How SMEs Protect Computer Software

Author:Mr Lee Gage
Profession:Kaltons Solicitors

A recent survey of small and medium sized enterprises (SMEs) has demonstrated that the most common methods they employ to protect computer software are copyright, technical systems of protection, licensing and secrecy. They apparently patent less, as they find the system complicated, expensive and do not view patents as conferring any particular advantage for their software-based products. Patenting was thought to be laborious and complex and made no sense in the fast pace development environment of software development. They think that patenting is not particularly appropriate for their software products as other forms of IP protection, such as informal methods - technical systems and licensing - are equally effective. The most effective technical systems of protection involved use of dongles, encryption, stenographic techniques, key diskettes, firewalls and passwords.

The survey found that 27% of the SMEs interviewed regard licensing as the most effective means of protection and 24% ranked technical systems of protection as the most important means. 21% found copyright effective, while only 8% thought that patents were of any use.

Awareness Of SMEs Of Intellectual Property Rights (IPRs)

Yet another survey shows that SMEs recognise the importance of IP for their business. However, generally, they find informal methods of protection generally more effective than formal ones, such as patenting. SMEs which use copyright to protect their software were satisfied with its effectiveness. They also appear to have a penchant for methods of protection based on trust, secrecy and contract. As to the benefits to be gained from patenting software, the study shows that there is little evidence that SMEs would obtain any further gains from expanded patent and copyright systems. Indeed, SMEs are more focused on getting their products to the market place as quickly as possible, rather than worry about how to formally protect their software creations.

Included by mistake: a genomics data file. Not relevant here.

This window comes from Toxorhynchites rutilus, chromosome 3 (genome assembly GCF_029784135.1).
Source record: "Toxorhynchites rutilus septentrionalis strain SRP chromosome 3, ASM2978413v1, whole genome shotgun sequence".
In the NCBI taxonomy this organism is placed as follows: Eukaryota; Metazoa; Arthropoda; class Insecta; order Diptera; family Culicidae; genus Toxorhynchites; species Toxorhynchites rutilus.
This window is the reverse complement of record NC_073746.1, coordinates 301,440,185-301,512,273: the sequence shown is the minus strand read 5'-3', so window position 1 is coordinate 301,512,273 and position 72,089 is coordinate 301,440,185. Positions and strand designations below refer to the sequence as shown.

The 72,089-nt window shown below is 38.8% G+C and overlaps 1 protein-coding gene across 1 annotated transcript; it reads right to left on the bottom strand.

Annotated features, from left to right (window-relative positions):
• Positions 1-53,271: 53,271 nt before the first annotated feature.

However, SMEs are aware of and understand the basic methods of protection such as copyright, trade marks and patent. They know what these can do for their businesses, however they are not overly fixated with them nor do they approve of expansions of these rights which they fear will only lead to complexity and increased costs.


Almost all UK and European software companies resort to copyright protection because it is cheap and automatic. A small number resorted to escrowing their source codes...

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